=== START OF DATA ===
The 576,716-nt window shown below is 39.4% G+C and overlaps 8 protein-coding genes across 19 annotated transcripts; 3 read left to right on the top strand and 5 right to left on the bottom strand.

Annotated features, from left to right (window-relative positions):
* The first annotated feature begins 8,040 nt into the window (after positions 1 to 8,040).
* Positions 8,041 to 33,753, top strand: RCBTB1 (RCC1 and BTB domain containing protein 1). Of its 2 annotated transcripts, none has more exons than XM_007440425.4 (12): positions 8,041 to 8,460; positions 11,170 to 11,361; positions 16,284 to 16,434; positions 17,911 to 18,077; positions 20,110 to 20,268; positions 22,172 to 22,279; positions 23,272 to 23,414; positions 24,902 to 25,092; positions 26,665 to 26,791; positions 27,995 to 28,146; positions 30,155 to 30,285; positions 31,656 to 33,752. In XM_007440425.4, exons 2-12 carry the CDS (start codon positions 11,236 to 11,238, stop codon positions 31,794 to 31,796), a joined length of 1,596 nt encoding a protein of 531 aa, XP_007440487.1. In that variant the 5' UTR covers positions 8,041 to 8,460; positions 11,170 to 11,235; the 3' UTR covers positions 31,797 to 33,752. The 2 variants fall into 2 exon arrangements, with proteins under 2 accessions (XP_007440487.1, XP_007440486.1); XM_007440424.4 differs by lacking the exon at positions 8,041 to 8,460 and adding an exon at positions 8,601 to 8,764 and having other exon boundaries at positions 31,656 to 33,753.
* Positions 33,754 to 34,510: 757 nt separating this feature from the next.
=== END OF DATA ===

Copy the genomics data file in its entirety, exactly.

The 576,716-nt window shown below is 39.4% G+C and overlaps 8 protein-coding genes across 19 annotated transcripts; 3 read left to right on the top strand and 5 right to left on the bottom strand.

Annotated features, from left to right (window-relative positions):
* The first annotated feature begins 8,040 nt into the window (after positions 1 to 8,040).
* Positions 8,041 to 33,753, top strand: RCBTB1 (RCC1 and BTB domain containing protein 1). Of its 2 annotated transcripts, none has more exons than XM_007440425.4 (12): positions 8,041 to 8,460; positions 11,170 to 11,361; positions 16,284 to 16,434; positions 17,911 to 18,077; positions 20,110 to 20,268; positions 22,172 to 22,279; positions 23,272 to 23,414; positions 24,902 to 25,092; positions 26,665 to 26,791; positions 27,995 to 28,146; positions 30,155 to 30,285; positions 31,656 to 33,752. In XM_007440425.4, exons 2-12 carry the CDS (start codon positions 11,236 to 11,238, stop codon positions 31,794 to 31,796), a joined length of 1,596 nt encoding a protein of 531 aa, XP_007440487.1. In that variant the 5' UTR covers positions 8,041 to 8,460; positions 11,170 to 11,235; the 3' UTR covers positions 31,797 to 33,752. The 2 variants fall into 2 exon arrangements, with proteins under 2 accessions (XP_007440487.1, XP_007440486.1); XM_007440424.4 differs by lacking the exon at positions 8,041 to 8,460 and adding an exon at positions 8,601 to 8,764 and having other exon boundaries at positions 31,656 to 33,753.
* Positions 33,754 to 34,510: 757 nt separating this feature from the next.